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Move domain name registration and SSL to AWS
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We currently use a mixture of AWS and other services for both domain name registration and SSL. We should consolidate these services into AWS so everything can be managed in one place.

This probably looks like:

  • Add ALBs in front of the notify tier and terminate SSL there.
  • Switch all SSL to AWS.
  • Transfer registration to AWS.

Doing the SSL bit first makes sure we don't possibly get into a tricky spot where we need to get an external SSL certificate for an AWS domain. Although this should be something we can reasonably do (i.e., should just require we click a link in an email) it's possible we might not be able to do it as quickly as we'd like ("fax a notarized document on company letterhead") and we avoid this risk by doing SSL first.

These are Phabricator-related domains which we own but which are not currently registered through AWS:


A handful of these (although none of the important ones:,, may also be on third-party DNS.

Transferring may be some sort of weird mess since AWS doesn't appear to support .io registration, but maybe there's no issue.

Once this is all done, it would be nice to put a small "parking" tier into production and send all of the unused domains there, then have them redirect web traffic to appropriate destinations.

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epriestley added a revision: Restricted Differential Revision.Sep 12 2017, 5:17 PM

I can go request these certs via the AWS cert manager. We can also do it via CloudFormation, which will reduce the number of clicks significantly (and make it trivial to request all the same certs in multiple regions.

Let's make sure all the SSL is swapped first just so we don't get into trouble if we make it halfway, run into issues, and something expires, but that's be helpful once SSL is in the clear. I'm not sure if nlb was the last case of SSL terminating somewhere other than LBs or not, but I think there's one left that I just don't remember offhand.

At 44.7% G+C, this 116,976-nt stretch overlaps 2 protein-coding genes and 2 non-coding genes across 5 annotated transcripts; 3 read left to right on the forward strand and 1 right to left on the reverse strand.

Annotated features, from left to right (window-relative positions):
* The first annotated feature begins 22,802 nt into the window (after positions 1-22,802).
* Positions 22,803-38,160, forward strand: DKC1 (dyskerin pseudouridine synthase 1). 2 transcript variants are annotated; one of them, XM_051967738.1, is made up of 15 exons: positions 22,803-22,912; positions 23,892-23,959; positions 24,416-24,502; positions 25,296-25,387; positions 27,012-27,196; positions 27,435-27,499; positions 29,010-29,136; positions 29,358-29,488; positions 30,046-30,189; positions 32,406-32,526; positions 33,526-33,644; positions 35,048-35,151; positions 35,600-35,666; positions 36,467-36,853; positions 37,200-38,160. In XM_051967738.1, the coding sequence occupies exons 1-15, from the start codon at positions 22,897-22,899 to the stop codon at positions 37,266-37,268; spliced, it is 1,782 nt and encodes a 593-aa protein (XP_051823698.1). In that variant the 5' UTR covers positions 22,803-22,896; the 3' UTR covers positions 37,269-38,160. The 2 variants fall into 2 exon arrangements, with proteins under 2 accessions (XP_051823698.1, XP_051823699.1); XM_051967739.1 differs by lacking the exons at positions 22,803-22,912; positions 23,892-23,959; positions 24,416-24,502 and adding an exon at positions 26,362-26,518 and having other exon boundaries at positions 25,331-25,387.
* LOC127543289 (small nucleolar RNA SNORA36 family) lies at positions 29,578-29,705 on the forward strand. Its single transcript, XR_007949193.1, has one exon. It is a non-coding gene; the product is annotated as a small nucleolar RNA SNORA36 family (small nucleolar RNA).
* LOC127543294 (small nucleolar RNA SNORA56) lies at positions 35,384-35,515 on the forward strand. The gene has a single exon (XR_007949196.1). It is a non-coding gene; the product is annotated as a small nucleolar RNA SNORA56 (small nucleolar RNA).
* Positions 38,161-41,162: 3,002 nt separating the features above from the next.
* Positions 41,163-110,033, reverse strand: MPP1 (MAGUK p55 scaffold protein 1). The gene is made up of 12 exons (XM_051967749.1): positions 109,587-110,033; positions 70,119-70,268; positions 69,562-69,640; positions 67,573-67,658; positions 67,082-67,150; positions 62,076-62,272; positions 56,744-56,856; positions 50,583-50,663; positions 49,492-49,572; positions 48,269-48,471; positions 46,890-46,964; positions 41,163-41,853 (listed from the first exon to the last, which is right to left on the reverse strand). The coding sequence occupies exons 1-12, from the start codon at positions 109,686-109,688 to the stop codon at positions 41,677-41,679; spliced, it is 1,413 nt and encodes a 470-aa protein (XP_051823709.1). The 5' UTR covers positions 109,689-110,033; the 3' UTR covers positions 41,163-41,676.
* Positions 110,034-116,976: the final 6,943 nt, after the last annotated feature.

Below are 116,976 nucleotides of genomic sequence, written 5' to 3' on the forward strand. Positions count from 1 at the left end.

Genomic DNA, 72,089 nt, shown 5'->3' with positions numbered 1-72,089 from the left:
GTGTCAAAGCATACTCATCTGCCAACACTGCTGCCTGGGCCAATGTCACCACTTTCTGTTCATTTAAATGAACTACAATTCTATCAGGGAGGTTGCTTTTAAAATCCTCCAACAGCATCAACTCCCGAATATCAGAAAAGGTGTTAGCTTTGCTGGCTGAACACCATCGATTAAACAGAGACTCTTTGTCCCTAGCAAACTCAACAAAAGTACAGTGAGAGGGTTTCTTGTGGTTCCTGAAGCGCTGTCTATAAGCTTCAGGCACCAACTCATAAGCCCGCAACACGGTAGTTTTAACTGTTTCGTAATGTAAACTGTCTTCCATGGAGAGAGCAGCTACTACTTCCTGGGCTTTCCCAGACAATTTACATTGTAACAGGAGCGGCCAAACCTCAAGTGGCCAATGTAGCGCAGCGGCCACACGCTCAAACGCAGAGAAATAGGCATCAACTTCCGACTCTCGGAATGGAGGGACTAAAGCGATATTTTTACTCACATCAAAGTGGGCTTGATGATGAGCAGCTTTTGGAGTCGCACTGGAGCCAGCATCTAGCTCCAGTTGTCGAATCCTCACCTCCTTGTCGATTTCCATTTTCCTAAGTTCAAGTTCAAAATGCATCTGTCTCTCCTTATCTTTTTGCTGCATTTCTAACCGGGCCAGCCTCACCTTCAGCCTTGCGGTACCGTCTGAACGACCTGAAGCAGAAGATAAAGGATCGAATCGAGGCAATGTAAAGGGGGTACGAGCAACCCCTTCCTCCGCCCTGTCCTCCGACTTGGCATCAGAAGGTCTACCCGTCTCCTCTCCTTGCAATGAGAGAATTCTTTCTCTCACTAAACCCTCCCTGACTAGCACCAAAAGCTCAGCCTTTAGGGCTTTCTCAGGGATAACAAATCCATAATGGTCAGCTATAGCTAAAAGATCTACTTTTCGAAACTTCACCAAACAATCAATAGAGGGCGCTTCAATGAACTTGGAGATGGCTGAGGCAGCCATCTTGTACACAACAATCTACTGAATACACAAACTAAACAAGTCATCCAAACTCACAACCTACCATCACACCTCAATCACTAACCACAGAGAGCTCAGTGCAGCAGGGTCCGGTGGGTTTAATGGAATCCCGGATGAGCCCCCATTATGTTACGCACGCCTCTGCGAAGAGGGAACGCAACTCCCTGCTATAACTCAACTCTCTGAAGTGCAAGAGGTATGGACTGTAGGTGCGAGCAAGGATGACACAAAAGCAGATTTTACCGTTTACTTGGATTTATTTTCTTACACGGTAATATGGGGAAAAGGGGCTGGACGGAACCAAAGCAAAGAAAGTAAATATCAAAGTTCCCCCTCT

Yeah I'm just talking about requesting the SSL certs, not moving the domains. Unless I'm missing something, I don't think there's any way to get stuck just by getting the certs ready.

Oh, sorry, misread -- that makes more sense. is the only one we serve anything from ourselves right now, and I think the only one we have plans to serve anything from.

epriestley added a commit: Restricted Diffusion Commit.Sep 12 2017, 5:32 PM

Switch all SSL to AWS.

I actually think we're doing all SSL termination on LBs now, so it's just an issue of moving SSL certificates over. These are the LBs that need to swap, I believe. These are roughly in order of lowest-risk to highest-risk:

  • plb001 uses external, should use AWS (
  • slb001 uses external, should use AWS (
  • alb001 uses external, should use AWS (
  • lb001 uses external, should use AWS (all instances on

These already use AWS SSL:

  • nlb001 (ongoing, T12978).
  • snlb001 ( websockets).

If you want to fix that stuff, be my guest.

I'm not sure if you can issue transfer requests for the actual domains from AWS (it looks like you can? Route 53 -> Transfer Domains?), but feel free to trigger those if you can once we swap SSL and I'll complete the process when it emails me.

amckinley added a revision: Restricted Differential Revision.Sep 12 2017, 5:51 PM

Just sent a cert request for (Actually it should be two, one for each region).

I haven't gotten any emails yet so I may have to go muck with the WHOIS stuff and make sure there's a valid email somewhere -- itself has no mail or MX records.

I moved SSL and registration for to AWS in T13113 so this is just a transfer issue now.

epriestley closed this task as Resolved.EditedMar 28 2018, 5:04 PM
epriestley claimed this task.

After clicking 17,000 emails I successfully transferred everything to AWS, with some minor caveats:

  • is still pending, but the transferring registrar has already confirmed it so I think this will sort out on its own.
  • Some domains don't have meaningful DNS; some do but don't point anywhere. In theory, it would be nice to park them on some box eventually. But this stuff is all controlled in AWS now so we can just do it when we decide to get around to it.
  • Some are probably kind of pointless (,, but at ~$10/year they aren't really hurting anything.